Smart Transport

EU targets 55% reduction in CO2 emissions by 2030

EV charging

The EU has set a target of banning the sale of new petrol and diesel cars by 2035 as part of its Fit for 55 decarbonisation plan.

The proposed legislation would also require countries to install public electric vehicle (EV) charging points no more than 60 km (37.3 miles) apart on major roads by 2025 to help boost EV adoption.

The plan also includes a reduction to zero CO2 emissions from new cars sold in the bloc by 2035, as it seeks a 55% reduction in CO2 emissions by 2030 compared with 2021 levels.

The target accelerates the previous plan, which targeted a 37.5% reduction by the end of the decade.

The wider Fit for 55 plans will also aim to reduce net greenhouse gas emissions by 55% from 1990 levels by 2030 in a step toward net zero emissions by 2050.

Helen Clarkson, chief executive officer at the Climate Group, said: “This is the sort of ambition we’ve been waiting to see from the EU, where it’s been lacking in recent years. The science tells us we need to halve emissions by 2030, so for road transport it’s simple – get rid of the internal combustion engine.

“We’re encouraged to see the EU propose a revision to car CO2 emission standards to bring forward the end of sales of new petrol and diesel vehicles to 2035 – this target is not only possible but would ensure Europe maintains its role as a leader in the climate transition. Beyond this, it’s encouraging to see commitments to invest in charging infrastructure. 

“Members of the EV100 initiative have committed to adopting zero emission fleets by 2030. Policies such as these set a clear agenda towards a zero-emission future and will help all businesses invest with confidence in zero emission vehicles in order that the market develops in the right way.”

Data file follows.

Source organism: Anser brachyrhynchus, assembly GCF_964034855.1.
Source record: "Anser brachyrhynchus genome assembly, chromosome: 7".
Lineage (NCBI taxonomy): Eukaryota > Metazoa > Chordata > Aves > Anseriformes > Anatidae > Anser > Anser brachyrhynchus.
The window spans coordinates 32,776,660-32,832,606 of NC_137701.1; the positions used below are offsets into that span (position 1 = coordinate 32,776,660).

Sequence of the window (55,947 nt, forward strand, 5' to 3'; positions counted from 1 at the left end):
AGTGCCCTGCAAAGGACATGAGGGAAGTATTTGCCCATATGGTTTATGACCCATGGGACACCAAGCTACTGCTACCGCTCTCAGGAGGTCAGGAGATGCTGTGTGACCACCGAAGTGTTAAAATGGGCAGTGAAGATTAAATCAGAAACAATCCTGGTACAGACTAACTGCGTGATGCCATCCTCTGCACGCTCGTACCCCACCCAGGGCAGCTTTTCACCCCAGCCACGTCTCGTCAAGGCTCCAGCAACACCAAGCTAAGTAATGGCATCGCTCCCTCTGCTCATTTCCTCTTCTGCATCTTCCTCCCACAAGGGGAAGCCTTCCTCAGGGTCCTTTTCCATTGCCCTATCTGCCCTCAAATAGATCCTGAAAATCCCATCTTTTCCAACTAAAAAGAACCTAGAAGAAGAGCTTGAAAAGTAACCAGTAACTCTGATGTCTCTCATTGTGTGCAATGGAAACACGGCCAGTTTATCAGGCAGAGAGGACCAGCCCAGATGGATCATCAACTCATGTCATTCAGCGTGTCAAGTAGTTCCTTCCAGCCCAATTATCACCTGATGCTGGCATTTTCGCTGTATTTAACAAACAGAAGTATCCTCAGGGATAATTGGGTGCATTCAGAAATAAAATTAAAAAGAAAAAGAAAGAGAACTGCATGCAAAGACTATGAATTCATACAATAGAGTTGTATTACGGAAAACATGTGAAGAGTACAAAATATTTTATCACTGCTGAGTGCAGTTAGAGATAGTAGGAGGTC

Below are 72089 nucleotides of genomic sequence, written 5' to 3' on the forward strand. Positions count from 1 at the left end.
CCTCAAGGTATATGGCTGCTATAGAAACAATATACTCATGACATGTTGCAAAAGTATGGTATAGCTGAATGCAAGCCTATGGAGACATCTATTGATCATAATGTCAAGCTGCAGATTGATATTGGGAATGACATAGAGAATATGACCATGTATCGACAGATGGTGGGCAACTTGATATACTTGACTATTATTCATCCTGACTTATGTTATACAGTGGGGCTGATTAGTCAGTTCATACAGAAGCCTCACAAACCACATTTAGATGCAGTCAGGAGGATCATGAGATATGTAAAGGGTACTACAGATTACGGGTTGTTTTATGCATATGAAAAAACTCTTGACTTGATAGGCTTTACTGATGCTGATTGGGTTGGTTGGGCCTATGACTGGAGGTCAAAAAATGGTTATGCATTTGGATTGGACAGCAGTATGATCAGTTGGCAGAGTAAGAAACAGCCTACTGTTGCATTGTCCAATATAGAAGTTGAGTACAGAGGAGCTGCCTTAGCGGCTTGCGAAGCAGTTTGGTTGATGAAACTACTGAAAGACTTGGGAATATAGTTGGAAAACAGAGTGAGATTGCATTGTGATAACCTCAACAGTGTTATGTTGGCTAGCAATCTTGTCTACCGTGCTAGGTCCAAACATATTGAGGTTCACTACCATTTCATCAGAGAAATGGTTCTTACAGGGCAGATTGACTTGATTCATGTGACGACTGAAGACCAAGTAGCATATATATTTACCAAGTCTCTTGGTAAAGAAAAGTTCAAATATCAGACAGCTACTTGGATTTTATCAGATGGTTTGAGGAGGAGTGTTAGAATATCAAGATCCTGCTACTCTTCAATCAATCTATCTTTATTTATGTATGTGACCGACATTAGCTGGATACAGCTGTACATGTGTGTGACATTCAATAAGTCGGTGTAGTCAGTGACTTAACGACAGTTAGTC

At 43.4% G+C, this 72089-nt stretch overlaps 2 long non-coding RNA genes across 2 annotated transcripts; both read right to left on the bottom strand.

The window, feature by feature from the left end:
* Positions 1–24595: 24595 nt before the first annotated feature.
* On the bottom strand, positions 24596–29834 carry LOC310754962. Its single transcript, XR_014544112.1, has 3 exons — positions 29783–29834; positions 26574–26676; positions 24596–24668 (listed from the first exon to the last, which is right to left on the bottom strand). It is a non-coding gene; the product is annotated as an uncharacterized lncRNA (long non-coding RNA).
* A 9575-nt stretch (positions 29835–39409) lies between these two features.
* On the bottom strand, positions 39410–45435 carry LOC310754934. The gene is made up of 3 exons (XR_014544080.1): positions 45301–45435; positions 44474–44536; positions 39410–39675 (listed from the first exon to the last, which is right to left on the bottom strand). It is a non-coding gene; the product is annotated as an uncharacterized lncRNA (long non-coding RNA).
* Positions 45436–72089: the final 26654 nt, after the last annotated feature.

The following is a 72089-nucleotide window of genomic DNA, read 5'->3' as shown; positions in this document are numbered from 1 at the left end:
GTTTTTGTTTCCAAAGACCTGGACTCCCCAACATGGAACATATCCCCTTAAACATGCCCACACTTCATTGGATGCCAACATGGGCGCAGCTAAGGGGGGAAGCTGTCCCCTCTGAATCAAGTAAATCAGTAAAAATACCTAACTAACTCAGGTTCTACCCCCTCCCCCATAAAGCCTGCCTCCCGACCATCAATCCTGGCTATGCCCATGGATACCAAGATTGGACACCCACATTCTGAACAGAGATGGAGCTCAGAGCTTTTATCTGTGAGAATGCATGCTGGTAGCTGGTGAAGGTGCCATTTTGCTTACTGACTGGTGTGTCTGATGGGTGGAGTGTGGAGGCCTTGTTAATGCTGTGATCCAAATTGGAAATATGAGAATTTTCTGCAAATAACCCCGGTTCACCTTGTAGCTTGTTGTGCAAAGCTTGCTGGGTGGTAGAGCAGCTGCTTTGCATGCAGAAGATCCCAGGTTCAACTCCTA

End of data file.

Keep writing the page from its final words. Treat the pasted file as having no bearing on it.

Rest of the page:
The EU plan follows as the UK Government published its long-awaited transport decarbonisation plan, which includes proposals to end the sale of new heavy vans and trucks powered by fossil fuels and electrifying the Government fleet.

The plan includes consulting on a pledge to end the sale of all new, internal combustion engine (ICE) road vehicles by 2040.

Government has previously said that it will end the sale of new petrol and diesel cars and vans by 2030, with hybrids banned from 2035.

Industry reaction

Connected software solutions provider Cubic Telecom, said it welcomes the EU Commission’s proposals.

Barry Napier, CEO at Cubic Telecom, said: "The announcement from the EU Commission is welcome because it gives makers of combustion engines certainty that didn't previously exist. It also gives us certainty knowing that from 2035 we will only be supplying EVs with our software.

"Ultimately, the entire automotive industry can now start to plan accordingly and that surely must be a good thing.”

David Borland, automotive leader at firm EY UK and Ireland, said the Fit for 55 roadmap will have "consequences" for industry sectors and businesses across the EU and will require the transport eco-system to work together.

He said a "significant increase" in the sales of zero emissions vehicles and an expansion of charging infrastructure will also be required.

"Targets will take some time to be finalised and manufacturers and others will get to have their say," said Borland. 

"While the new emissions targets and regulations could prove to be a challenge, a supportive and collaborative ecosystem at government and cross-industry levels could help manufacturers thrive in the new framework.

"Comprehensive policy support will be required from all EU governments to help automakers manage the transition and play their part in the emissions battle."

Business Secretary Kwasi Kwarteng

Watch now: Connecting Policy To Solutions Virtual Conference 2021

Smart Transport Conference returned on June 8th & 9th, to facilitate pivotal discussions on the future of transport. 

The UK’s most senior public and private sector transport leaders discussed the impact of Covid-19, achieving the Government’s decarbonisation ambitions, the need for more efficient living and better health, and much more.

Keynote speakers included: 

Kwasi Kwarteng, secretary of state at the Department for Business, Energy and Industrial Strategy (BEIS), who spoke on BEIS's approach to decarbonising transport, particularly the electrification of the vehicle industry

Keith Williams, co-author of the Williams-Shapps Plan for Rail, who spoke on rail’s role in integrated transport, decarbonisation and innovation.

Rachel Maclean, parliamentary under-secretary of state at the Department for Transport, who discussed the future of transport and its pivotal role in a ‘green recovery’ from the pandemic.

 

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